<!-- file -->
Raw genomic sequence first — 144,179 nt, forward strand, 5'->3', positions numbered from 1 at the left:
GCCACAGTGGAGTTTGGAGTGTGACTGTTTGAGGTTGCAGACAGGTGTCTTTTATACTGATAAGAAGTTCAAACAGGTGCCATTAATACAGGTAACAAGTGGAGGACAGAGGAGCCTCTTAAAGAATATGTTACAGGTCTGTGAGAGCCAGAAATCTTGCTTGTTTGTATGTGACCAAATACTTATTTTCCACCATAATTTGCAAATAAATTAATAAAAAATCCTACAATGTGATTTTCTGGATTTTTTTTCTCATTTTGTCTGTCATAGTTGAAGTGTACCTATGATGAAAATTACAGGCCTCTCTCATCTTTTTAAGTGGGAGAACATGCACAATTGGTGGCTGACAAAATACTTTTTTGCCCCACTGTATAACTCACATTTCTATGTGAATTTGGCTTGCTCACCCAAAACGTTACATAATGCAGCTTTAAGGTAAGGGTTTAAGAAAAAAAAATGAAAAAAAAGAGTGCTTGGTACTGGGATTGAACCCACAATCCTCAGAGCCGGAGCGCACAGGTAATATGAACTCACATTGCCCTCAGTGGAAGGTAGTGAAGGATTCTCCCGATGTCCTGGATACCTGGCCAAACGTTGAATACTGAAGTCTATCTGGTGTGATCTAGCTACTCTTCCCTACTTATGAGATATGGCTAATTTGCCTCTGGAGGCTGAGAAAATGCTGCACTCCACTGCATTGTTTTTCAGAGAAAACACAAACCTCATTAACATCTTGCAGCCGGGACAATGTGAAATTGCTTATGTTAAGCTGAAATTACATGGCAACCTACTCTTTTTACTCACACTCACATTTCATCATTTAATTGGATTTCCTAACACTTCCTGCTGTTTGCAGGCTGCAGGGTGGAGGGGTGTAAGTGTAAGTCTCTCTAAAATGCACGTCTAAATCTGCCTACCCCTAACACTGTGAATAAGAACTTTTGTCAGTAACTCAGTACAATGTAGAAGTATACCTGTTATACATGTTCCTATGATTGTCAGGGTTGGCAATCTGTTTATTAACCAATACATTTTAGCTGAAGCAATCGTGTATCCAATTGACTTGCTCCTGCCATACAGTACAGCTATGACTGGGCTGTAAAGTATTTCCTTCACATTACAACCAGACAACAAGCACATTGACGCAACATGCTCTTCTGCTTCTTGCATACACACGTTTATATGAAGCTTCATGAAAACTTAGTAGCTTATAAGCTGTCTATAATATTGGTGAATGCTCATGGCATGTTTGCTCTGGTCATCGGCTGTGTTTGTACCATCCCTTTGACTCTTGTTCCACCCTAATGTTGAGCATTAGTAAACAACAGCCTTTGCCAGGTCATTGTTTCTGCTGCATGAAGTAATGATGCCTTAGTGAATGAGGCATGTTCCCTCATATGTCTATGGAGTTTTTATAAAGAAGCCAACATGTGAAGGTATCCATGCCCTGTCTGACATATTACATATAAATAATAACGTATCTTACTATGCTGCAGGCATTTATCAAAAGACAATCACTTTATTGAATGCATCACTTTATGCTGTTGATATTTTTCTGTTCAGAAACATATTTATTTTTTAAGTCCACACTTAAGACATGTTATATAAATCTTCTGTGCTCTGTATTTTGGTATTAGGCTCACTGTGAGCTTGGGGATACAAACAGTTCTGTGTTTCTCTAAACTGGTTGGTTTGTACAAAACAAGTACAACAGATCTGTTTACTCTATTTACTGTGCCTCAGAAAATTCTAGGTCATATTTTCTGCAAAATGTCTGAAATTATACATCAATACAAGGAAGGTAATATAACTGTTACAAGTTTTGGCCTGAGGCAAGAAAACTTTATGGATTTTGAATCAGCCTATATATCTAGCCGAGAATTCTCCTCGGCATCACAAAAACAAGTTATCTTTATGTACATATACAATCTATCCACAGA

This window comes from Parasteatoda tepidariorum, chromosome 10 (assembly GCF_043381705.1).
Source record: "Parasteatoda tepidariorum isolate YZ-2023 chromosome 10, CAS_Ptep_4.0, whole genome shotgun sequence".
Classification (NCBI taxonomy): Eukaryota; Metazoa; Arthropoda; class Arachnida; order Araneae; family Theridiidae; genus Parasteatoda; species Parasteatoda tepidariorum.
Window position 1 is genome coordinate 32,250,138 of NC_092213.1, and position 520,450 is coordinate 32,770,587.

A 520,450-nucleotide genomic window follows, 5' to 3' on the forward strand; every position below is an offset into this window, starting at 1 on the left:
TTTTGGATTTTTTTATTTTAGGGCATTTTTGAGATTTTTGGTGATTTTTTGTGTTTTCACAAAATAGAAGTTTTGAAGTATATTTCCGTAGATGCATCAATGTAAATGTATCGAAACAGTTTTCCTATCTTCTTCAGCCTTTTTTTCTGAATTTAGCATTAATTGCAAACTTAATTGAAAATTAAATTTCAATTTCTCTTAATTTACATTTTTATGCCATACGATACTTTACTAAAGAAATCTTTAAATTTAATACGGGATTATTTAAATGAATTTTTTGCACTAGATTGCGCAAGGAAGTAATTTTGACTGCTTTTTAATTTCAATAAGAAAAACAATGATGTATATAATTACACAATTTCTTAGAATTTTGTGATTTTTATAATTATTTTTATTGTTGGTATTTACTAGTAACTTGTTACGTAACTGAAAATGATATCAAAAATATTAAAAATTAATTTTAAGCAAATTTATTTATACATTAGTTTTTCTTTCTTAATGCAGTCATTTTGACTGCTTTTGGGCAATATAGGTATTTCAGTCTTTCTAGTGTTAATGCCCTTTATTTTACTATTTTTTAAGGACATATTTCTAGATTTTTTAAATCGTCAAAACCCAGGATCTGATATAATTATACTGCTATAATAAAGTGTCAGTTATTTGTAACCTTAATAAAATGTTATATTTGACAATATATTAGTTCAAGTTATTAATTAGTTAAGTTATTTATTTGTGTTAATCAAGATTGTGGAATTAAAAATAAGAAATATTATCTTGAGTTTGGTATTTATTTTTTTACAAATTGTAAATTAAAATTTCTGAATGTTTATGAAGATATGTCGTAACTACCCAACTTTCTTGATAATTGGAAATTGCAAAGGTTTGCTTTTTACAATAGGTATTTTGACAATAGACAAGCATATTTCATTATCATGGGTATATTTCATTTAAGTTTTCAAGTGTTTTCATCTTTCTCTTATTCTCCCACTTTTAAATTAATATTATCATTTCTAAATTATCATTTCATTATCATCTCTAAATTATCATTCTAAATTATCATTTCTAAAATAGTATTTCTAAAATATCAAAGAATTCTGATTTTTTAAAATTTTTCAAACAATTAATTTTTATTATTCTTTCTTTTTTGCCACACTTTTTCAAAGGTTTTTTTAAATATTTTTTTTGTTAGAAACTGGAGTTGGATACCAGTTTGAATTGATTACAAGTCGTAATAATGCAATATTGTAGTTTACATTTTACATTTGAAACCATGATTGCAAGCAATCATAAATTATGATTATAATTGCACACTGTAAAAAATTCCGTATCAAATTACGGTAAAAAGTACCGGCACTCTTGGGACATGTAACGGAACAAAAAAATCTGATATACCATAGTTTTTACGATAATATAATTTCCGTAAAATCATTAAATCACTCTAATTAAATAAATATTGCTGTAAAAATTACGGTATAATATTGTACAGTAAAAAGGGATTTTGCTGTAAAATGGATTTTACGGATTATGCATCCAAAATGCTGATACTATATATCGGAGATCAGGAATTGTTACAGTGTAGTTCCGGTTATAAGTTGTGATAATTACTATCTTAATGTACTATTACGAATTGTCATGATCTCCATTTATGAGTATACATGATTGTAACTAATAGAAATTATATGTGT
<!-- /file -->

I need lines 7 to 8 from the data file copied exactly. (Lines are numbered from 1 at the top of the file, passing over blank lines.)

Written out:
A 520,450-nucleotide genomic window follows, 5' to 3' on the forward strand; every position below is an offset into this window, starting at 1 on the left:
TTTTGGATTTTTTTATTTTAGGGCATTTTTGAGATTTTTGGTGATTTTTTGTGTTTTCACAAAATAGAAGTTTTGAAGTATATTTCCGTAGATGCATCAATGTAAATGTATCGAAACAGTTTTCCTATCTTCTTCAGCCTTTTTTTCTGAATTTAGCATTAATTGCAAACTTAATTGAAAATTAAATTTCAATTTCTCTTAATTTACATTTTTATGCCATACGATACTTTACTAAAGAAATCTTTAAATTTAATACGGGATTATTTAAATGAATTTTTTGCACTAGATTGCGCAAGGAAGTAATTTTGACTGCTTTTTAATTTCAATAAGAAAAACAATGATGTATATAATTACACAATTTCTTAGAATTTTGTGATTTTTATAATTATTTTTATTGTTGGTATTTACTAGTAACTTGTTACGTAACTGAAAATGATATCAAAAATATTAAAAATTAATTTTAAGCAAATTTATTTATACATTAGTTTTTCTTTCTTAATGCAGTCATTTTGACTGCTTTTGGGCAATATAGGTATTTCAGTCTTTCTAGTGTTAATGCCCTTTATTTTACTATTTTTTAAGGACATATTTCTAGATTTTTTAAATCGTCAAAACCCAGGATCTGATATAATTATACTGCTATAATAAAGTGTCAGTTATTTGTAACCTTAATAAAATGTTATATTTGACAATATATTAGTTCAAGTTATTAATTAGTTAAGTTATTTATTTGTGTTAATCAAGATTGTGGAATTAAAAATAAGAAATATTATCTTGAGTTTGGTATTTATTTTTTTACAAATTGTAAATTAAAATTTCTGAATGTTTATGAAGATATGTCGTAACTACCCAACTTTCTTGATAATTGGAAATTGCAAAGGTTTGCTTTTTACAATAGGTATTTTGACAATAGACAAGCATATTTCATTATCATGGGTATATTTCATTTAAGTTTTCAAGTGTTTTCATCTTTCTCTTATTCTCCCACTTTTAAATTAATATTATCATTTCTAAATTATCATTTCATTATCATCTCTAAATTATCATTCTAAATTATCATTTCTAAAATAGTATTTCTAAAATATCAAAGAATTCTGATTTTTTAAAATTTTTCAAACAATTAATTTTTATTATTCTTTCTTTTTTGCCACACTTTTTCAAAGGTTTTTTTAAATATTTTTTTTGTTAGAAACTGGAGTTGGATACCAGTTTGAATTGATTACAAGTCGTAATAATGCAATATTGTAGTTTACATTTTACATTTGAAACCATGATTGCAAGCAATCATAAATTATGATTATAATTGCACACTGTAAAAAATTCCGTATCAAATTACGGTAAAAAGTACCGGCACTCTTGGGACATGTAACGGAACAAAAAAATCTGATATACCATAGTTTTTACGATAATATAATTTCCGTAAAATCATTAAATCACTCTAATTAAATAAATATTGCTGTAAAAATTACGGTATAATATTGTACAGTAAAAAGGGATTTTGCTGTAAAATGGATTTTACGGATTATGCATCCAAAATGCTGATACTATATATCGGAGATCAGGAATTGTTACAGTGTAGTTCCGGTTATAAGTTGTGATAATTACTATCTTAATGTACTATTACGAATTGTCATGATCTCCATTTATGAGTATACATGATTGTAACTAATAGAAATTATATGTGT